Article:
Phospatidylserine (PS)- PS is a safe natural nutritional supplement that improves performance in children with ADHD (6). Dosing depends on the child’s weight. There are also combinations PS with some of the other supplements below on the market.
probiotics -LPS phenonomenon . If you haven’t heard it already, gut bacteria is an important link for our gut-brain connection. The Pediatric Research publish in 2015 that probiotics early in life reduces the risk neuropsychiatric conditions. (7). It has also been studied that children with ADHD are more likely to be constipated thus causing more GI issues (8). Ensuring a good healthy bowel regiment and a daily probiotic will help improve these constipation symptoms.
Omega 3- Low levels of fatty acid are seen in patients with ADHD; therefore, supplementing with an omega 3 fatty acid is a good idea in these patients (1). A study with adolescent children showed that inattention improved and ADHD symptoms reduced taking an omega 3/6 supplement for 6 months (9).
Other supplements I like to incorporate depend on what your child is deficient in like Ferritin, Zinc, Vitamin D, and Magnesium.
There are also ayurvedic and herbal supplements that work for children. Ashwagandha is usually the one I recommend for ADHD. A 2010 study showed that medicine plus shirodhara was more effective than just medication alone. Shirodhra is the pouring of warm oil or milk on the child’s forehead for about 45 minutes. It’s very relaxing for the nervous system and has been shown to reduce impulsivity and hyperactivity (9).
Kids need free time, and they need to expend their energy as well. They need discipline and behavior, but they also need time to just be normal kids without any worries, so let them enjoy their down time.
You can find more information about ADHD at http://www.chadd.org/.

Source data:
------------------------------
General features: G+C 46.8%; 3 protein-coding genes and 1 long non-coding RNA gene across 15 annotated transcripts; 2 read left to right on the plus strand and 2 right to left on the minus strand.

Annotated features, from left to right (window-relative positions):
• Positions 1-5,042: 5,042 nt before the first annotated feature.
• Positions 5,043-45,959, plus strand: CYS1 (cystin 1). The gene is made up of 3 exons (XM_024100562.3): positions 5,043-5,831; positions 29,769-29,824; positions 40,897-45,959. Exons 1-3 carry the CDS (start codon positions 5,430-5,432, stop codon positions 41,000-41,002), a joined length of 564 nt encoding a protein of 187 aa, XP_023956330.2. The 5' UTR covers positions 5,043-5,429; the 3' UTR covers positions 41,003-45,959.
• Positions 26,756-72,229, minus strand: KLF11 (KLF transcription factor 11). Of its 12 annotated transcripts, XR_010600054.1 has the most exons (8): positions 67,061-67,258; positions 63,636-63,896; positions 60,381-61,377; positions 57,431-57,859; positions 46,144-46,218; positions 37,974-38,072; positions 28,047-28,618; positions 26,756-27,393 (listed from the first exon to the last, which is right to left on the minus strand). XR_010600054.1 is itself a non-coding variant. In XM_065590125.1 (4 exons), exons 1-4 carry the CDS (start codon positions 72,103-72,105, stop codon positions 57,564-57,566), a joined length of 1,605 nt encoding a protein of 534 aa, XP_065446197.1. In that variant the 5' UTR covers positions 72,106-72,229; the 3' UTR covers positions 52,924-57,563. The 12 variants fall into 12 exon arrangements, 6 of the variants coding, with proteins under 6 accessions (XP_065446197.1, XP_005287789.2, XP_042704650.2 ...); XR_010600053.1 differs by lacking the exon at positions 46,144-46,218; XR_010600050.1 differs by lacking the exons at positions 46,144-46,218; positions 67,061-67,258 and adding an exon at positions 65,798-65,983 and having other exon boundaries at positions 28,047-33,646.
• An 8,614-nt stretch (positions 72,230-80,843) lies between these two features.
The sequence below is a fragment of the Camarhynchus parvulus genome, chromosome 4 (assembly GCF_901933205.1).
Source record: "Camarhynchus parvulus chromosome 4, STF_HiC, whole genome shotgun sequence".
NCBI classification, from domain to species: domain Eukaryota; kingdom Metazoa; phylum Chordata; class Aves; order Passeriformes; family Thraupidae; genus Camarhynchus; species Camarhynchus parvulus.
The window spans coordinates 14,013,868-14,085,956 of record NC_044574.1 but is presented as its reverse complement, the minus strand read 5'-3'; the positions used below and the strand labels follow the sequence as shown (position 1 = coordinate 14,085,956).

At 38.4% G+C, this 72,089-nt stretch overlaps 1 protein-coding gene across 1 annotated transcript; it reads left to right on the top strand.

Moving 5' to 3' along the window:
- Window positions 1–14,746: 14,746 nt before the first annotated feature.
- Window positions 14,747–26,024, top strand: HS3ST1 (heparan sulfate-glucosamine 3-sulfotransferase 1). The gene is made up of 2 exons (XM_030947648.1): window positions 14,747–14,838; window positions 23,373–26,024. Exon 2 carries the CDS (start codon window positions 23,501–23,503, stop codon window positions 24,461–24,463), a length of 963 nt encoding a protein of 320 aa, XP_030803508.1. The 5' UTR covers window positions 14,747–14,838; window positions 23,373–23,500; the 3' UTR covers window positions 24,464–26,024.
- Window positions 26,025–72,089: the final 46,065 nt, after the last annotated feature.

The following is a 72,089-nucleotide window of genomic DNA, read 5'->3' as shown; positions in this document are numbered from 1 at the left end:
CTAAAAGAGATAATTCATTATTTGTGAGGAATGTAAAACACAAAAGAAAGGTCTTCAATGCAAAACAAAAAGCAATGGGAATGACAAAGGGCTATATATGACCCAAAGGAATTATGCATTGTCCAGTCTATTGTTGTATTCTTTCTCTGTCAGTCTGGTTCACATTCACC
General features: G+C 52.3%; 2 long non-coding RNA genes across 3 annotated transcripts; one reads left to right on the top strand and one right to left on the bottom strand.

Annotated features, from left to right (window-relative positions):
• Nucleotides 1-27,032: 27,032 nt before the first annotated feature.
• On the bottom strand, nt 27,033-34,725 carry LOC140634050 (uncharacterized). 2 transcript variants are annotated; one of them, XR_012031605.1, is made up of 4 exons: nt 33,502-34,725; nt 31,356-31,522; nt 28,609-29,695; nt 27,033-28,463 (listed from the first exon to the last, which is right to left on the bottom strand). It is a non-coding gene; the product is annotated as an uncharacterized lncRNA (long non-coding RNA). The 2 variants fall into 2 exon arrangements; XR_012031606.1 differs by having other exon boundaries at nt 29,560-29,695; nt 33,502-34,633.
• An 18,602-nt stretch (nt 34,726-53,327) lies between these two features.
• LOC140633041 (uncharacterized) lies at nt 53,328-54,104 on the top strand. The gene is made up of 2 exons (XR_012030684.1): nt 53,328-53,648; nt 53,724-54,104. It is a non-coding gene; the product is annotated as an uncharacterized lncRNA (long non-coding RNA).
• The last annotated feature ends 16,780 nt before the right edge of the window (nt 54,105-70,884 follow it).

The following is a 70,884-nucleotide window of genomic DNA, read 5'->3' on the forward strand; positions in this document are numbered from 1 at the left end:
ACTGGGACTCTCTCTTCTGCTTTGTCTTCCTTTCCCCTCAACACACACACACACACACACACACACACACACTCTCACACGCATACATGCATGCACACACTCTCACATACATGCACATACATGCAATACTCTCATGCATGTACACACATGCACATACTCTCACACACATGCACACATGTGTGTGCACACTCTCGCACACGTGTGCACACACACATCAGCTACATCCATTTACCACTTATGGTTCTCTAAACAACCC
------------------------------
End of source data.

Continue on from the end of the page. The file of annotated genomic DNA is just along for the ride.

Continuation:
1. Millichap, Gordon J., and Michelle M. Yee. “Attention-Deficit/Hyperactivity Disorder.” American Academy of Pediatrics 10.1542 (2011): 2011-199.
2. Malin, Ashley J., and Christine Till. “Exposure to Fluoridated Water and Attention Deficit Hyperactivity Disorder Prevalence among Children and Adolescents in the United States: An Ecological Association.”Environmental Health 14.17 (n.d.): n. pag. Environmental Health. 27 Feb. 2015. Web. 04 Aug. 2015.
3. Mehta, Sagar, Devesh Shah, Kushal Shah, Sanjiv Mehta, Neelam Mehta, Vivek Mehta, Vijay Mehta, Vaishali Mehta, Smita Motiwala, Naina Mehta, and Devendra Mehta. “Peer-Mediated Multimodal Intervention Program for the Treatment of Children with ADHD in India: One-Year Followup.” ISRN Pediatrics. International Scholarly Research Network, n.d. Web. 04 Aug. 2015.
4. Haffner, J., J. Roos, N. Goldstein, P. Parzer, and F. Resch. “The Effectiveness of Body-oriented Methods of Therapy in the Treatment of Attention-deficit Hyperactivity Disorder (ADHD): Results of a Controlled Pilot Study.” National Center for Biotechnology Information. U.S. National Library of Medicine, n.d. Web. 04 Aug. 2015
5. Jensen, P., and D. Kenny. “The Effects of Yoga on the Attention and Behavior of Boys with Attention-Deficit/ Hyperactivity Disorder (ADHD).” Journal of Attention Disorder 7 May 2004: 205-16.
6. Si, Terasawa K, Rabeler R, Hirayama T, Inoue T, Tatsumi Y, Purpura M, Jager R. The effect of Phspphatidylserine administrations on memory and symptoms of ADHD:a randomized, double-blind, placebo-controlled clinical trail. J Jum Nutr Diet.2014 Apr;27 suppl 2:284-91.
7.Pärtty, A., and Et Al. “A Possible Link between Early Probiotic Intervention and the Risk of Neuropsychiatric Disorders Later in Childhood: A Randomized Trial.” PEDIATRIC RESEARCH 77 (2015): 823-28.
8.McKeown, C., MD, and Et Al. “Association of Constipation and Fecal Incontinence With Attention-Deficit/Hyperactivity Disorder.” Pediatrics132.5 (2013): n. pag. Nov. 2013
9. Johnson,M MD et al. Omega-3/Omega-6 Fatty Acids for Attention Deficit Hyperactivity Disorder: A Randomized Placebo-Controlled Trial in Children and Adolescents. Journal of Attention Disorders April 30, 2008
10.Singhal HK et al. Ayurvedic Approach for improving Reaction time for Attention Deficit Hyperactivity Disorder Affected Children. AYU 31 (3) 338-42[/fusion_builder_column][/fusion_builder_row][/fusion_builder_container]